At the time, Elie had long curly hair. To hide him from the Germans, he was even disguised as a girl and sent to the girls’ school. The headmistress was complicit in this and issued a school certificate. Elie did not like this at all and asked his cousin Annette to cut his hair close to his ears, which caused uproar in the family.
Maurice, Henri and Elie, around 1940
Hidden children, 1942-1944
Due to the round-ups of foreign Jews on July 16 and 17, 1942, including the Vel d’Hiv round-up, Paris was no longer safe.
The Lauer family was evicted from 42, rue de Clignancourt and their belongings were thrown out onto the street. They first sought refuge with some friends, on rue Feutrier.
It became essential to hide the children. The 3 boys were evacuated from Paris and hidden first with the owner of a grocery store on place du Luxembourg, in Dormans, a small town on the banks of the Marne.
The Place du Luxembourg in Dormans
Elie remembers that the sugar was kept in his room and apple crates were stored under his bed.
He was not a timid boy, so he was given the task of taking the bowl to the dogs, who ate the same soup as the family. Because it was so good, he sometimes stole some of it on the way, and everyone wondered why the dog was losing weight.
Next, the three of them, along with their cousins Charles and Annette Auerbach¹⁷, were sent to Cuissai, near Alençon in the Orne department of France, where they stayed on a farm with a Madame Chouippe¹⁸.
Cuissai, in the Orne department, around the 1920s
The children went to the local school and were in a class for three grades. In the morning, they went to school (after a little nudge, because it was a mile and a half walk!).
They also went to church, because it was in their interest to know the Catholic prayers by heart!
From June 4 to August 12, 1944, during bombing raids, the children hid in the cowsheds, which were spared by the Allies, and slept with the cows. Elie remembers that on August 12, the Germans hurriedly evacuated the village, without even taking their belongings with them, and that the Americans arrived and handed out chewing gum and chocolate to the children. The same evening, they liberated the town of Alençon.
Elie has no recollection of being truly afraid and was completely unaware of the reasons why they had to live that way, or be separated from their parents.
On the other hand, he has a feeling (although he is not sure if it is a genuine recollection or if he imagined it) that their father visited them in Cussai and that they all ate eggs together. He now thinks that this is more like a dream. However, from 1942 to June 1944, Josef was still free, so may well have gone to see his children.
Then again, perhaps it was the lack of contact with the adults in their families that saved all these children who, unlike so many others, managed to slip through the net.
As for the parents, they were evicted from their apartment on rue de Clignancourt, either by the French police or the Militia, and all their belongings were dumped on the sidewalk. They initially took refuge with friends on rue Feutrier, then in a maid’s room on the seventh floor of 29, rue Meslay, in the 3rd district of Paris.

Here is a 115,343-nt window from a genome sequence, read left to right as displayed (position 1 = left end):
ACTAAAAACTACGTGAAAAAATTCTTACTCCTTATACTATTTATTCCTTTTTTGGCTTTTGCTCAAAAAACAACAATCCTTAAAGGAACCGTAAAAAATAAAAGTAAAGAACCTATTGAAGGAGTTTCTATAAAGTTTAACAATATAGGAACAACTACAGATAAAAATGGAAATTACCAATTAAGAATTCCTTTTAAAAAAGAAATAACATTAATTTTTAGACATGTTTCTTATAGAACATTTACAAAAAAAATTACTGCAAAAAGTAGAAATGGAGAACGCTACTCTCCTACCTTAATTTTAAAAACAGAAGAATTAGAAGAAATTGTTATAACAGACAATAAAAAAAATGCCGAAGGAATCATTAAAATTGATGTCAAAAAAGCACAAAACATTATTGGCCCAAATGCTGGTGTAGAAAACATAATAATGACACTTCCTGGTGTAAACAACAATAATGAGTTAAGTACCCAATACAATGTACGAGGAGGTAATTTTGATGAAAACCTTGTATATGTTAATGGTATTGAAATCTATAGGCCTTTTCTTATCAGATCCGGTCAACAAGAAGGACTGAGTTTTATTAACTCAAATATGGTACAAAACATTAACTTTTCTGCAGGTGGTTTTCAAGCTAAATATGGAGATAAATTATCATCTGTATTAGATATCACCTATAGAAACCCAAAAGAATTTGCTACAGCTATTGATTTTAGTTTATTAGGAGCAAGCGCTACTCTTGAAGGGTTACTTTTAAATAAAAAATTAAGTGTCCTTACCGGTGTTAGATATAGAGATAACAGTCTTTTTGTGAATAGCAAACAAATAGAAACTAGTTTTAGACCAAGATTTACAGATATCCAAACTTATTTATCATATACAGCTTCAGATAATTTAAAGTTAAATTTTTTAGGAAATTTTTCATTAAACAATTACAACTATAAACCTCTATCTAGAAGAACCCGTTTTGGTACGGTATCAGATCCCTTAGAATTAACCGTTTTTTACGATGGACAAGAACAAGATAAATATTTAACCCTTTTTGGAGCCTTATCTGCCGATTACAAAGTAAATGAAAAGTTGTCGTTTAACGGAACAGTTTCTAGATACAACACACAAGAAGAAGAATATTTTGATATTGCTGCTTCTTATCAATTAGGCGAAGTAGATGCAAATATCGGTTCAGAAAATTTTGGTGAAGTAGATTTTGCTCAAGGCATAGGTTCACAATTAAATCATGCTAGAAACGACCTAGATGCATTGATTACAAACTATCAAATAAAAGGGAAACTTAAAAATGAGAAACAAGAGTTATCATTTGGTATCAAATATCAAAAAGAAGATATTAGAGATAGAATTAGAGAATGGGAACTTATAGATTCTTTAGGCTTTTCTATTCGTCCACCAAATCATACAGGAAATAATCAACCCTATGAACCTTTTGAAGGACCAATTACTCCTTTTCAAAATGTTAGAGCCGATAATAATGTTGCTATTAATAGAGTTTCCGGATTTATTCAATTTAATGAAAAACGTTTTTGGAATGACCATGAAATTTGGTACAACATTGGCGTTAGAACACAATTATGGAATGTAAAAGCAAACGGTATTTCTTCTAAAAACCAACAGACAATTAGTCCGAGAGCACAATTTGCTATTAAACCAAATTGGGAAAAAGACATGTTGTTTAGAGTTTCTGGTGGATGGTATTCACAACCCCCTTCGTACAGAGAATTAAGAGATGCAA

There was no elevator in the building and Suzanne, who has a serious heart condition, struggled to get up and down the seven flights of stairs.
The family survived thanks to the janitor, a Madame Long¹⁹, who risked her life to take food up to them.
It was probably around this time that Josef, who could no longer work at home because his business would have been Aryanized, was hired by a workshop off the Champs-Élysées in central Paris.
29 rue Meslay today
Arrest and deportation
On July 19, 1944, at 11 a.m., Joseph was arrested by the French Police²⁰, at his workplace at 38, rue du Colisée, in the presence of his employer, Mr. Austen. He was sent to Drancy camp where the 5040 French francs (equivalent to around $950 nowadays) he had on him were confiscated²¹.
He only stayed in Drancy for about a week, after which he was deported to Auschwitz on Convoy 77²². The commander of Drancy camp, the SS officer Alois Brunner²³, who was close to Adolf Eichmann, was one of the most zealous perpetrators of the Final Solution. He was responsible for more than 1/3 of the deportations of Jews from France, including a large number of children.
Convoy n° 77 left Drancy camp on July 31, 1944: 1,309 people were deported, including 324 children and infants, all crammed into cattle cars. It arrived at Auschwitz during the night of August 3 and the “selection” took place immediately.
DRANCY search log
According to the work of German historian Volker Mall and survivors’ accounts, the chronology of events was as follows:
- July 31, 1944: 1,309 women, men and children departed from Drancy.
- August 3 ,1944: They arrived at Auschwitz-Birkenau, in Poland.
– 847 people were sent straight to the gas chambers.
– selected for work: 291 men (registration numbers B-3673 through B-3963) and 183 women (registration numbers A-16652 through A-16834).
- October 26, 1944: at least 75 men were transferred to the Stutthof concentration camp (registration numbers B-3675 through B-3955).
- October 28, 1944: they arrived at Stutthof, in Poland²⁴.
The Stutthof camp was near the former Free City of Danzig, in a marshy area on the coast of the Baltic Sea.
Joseph was thus admitted to the Auschwitz camp on the night of August 3. According to his registration number B 3836, he should have been part of the contingent sent to KL Stutthoff on October 26, 1944. This is also what is noted on his registration sheet. However, he never arrived..
Did he die during the 3 months he spent in Auschwitz? Or during the transfer to the Stutthoff? Since the Germans destroyed most of their records, the truth will never be revealed.